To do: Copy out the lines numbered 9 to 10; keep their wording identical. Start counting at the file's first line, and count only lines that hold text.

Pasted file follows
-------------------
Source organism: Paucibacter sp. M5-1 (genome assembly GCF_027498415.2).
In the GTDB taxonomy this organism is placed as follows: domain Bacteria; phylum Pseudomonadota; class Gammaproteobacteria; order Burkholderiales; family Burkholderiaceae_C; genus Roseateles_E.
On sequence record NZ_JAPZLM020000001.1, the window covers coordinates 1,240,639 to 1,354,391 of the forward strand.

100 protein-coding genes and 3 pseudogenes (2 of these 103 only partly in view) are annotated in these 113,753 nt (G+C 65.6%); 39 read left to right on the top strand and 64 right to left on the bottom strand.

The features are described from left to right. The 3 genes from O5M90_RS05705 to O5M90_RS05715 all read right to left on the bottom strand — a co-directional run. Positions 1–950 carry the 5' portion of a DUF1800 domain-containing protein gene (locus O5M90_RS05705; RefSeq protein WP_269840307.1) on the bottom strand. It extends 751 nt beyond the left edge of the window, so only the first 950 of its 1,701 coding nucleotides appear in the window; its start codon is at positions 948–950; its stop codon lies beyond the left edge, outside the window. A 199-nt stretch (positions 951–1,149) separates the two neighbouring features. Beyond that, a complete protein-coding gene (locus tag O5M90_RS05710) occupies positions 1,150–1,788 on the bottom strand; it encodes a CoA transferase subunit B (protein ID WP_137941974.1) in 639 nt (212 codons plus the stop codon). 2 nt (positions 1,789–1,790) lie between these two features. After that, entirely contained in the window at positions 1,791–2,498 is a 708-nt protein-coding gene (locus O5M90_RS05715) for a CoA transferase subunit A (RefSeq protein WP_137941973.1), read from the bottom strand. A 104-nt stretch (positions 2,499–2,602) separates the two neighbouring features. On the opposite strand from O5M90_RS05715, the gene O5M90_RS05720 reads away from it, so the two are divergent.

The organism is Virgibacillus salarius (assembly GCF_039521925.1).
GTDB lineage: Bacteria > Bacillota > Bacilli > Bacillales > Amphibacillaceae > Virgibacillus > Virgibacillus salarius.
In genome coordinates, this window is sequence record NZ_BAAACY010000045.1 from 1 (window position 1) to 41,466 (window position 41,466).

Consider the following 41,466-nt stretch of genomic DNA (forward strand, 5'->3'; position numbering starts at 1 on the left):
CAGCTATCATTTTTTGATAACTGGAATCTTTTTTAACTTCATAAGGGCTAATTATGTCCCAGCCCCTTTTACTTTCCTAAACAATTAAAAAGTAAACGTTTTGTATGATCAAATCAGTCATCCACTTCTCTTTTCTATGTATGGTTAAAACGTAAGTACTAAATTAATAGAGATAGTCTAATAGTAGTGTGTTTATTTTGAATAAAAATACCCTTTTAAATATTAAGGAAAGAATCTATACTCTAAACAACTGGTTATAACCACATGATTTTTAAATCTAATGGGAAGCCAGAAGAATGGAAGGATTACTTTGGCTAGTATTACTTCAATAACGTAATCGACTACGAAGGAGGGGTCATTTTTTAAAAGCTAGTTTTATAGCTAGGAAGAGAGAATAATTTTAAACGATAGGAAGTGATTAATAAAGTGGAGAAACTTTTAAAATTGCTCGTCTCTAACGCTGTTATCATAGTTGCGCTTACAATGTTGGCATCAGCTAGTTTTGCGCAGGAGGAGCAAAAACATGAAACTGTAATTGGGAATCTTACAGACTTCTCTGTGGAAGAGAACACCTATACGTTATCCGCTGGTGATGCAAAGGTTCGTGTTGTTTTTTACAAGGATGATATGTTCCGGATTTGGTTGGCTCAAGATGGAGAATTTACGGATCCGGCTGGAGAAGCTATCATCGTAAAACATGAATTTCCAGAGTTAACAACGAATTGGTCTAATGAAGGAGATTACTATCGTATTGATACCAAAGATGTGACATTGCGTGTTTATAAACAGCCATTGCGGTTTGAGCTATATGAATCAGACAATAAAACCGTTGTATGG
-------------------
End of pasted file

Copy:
Consider the following 41,466-nt stretch of genomic DNA (forward strand, 5'->3'; position numbering starts at 1 on the left):
CAGCTATCATTTTTTGATAACTGGAATCTTTTTTAACTTCATAAGGGCTAATTATGTCCCAGCCCCTTTTACTTTCCTAAACAATTAAAAAGTAAACGTTTTGTATGATCAAATCAGTCATCCACTTCTCTTTTCTATGTATGGTTAAAACGTAAGTACTAAATTAATAGAGATAGTCTAATAGTAGTGTGTTTATTTTGAATAAAAATACCCTTTTAAATATTAAGGAAAGAATCTATACTCTAAACAACTGGTTATAACCACATGATTTTTAAATCTAATGGGAAGCCAGAAGAATGGAAGGATTACTTTGGCTAGTATTACTTCAATAACGTAATCGACTACGAAGGAGGGGTCATTTTTTAAAAGCTAGTTTTATAGCTAGGAAGAGAGAATAATTTTAAACGATAGGAAGTGATTAATAAAGTGGAGAAACTTTTAAAATTGCTCGTCTCTAACGCTGTTATCATAGTTGCGCTTACAATGTTGGCATCAGCTAGTTTTGCGCAGGAGGAGCAAAAACATGAAACTGTAATTGGGAATCTTACAGACTTCTCTGTGGAAGAGAACACCTATACGTTATCCGCTGGTGATGCAAAGGTTCGTGTTGTTTTTTACAAGGATGATATGTTCCGGATTTGGTTGGCTCAAGATGGAGAATTTACGGATCCGGCTGGAGAAGCTATCATCGTAAAACATGAATTTCCAGAGTTAACAACGAATTGGTCTAATGAAGGAGATTACTATCGTATTGATACCAAAGATGTGACATTGCGTGTTTATAAACAGCCATTGCGGTTTGAGCTATATGAATCAGACAATAAAACCGTTGTATGG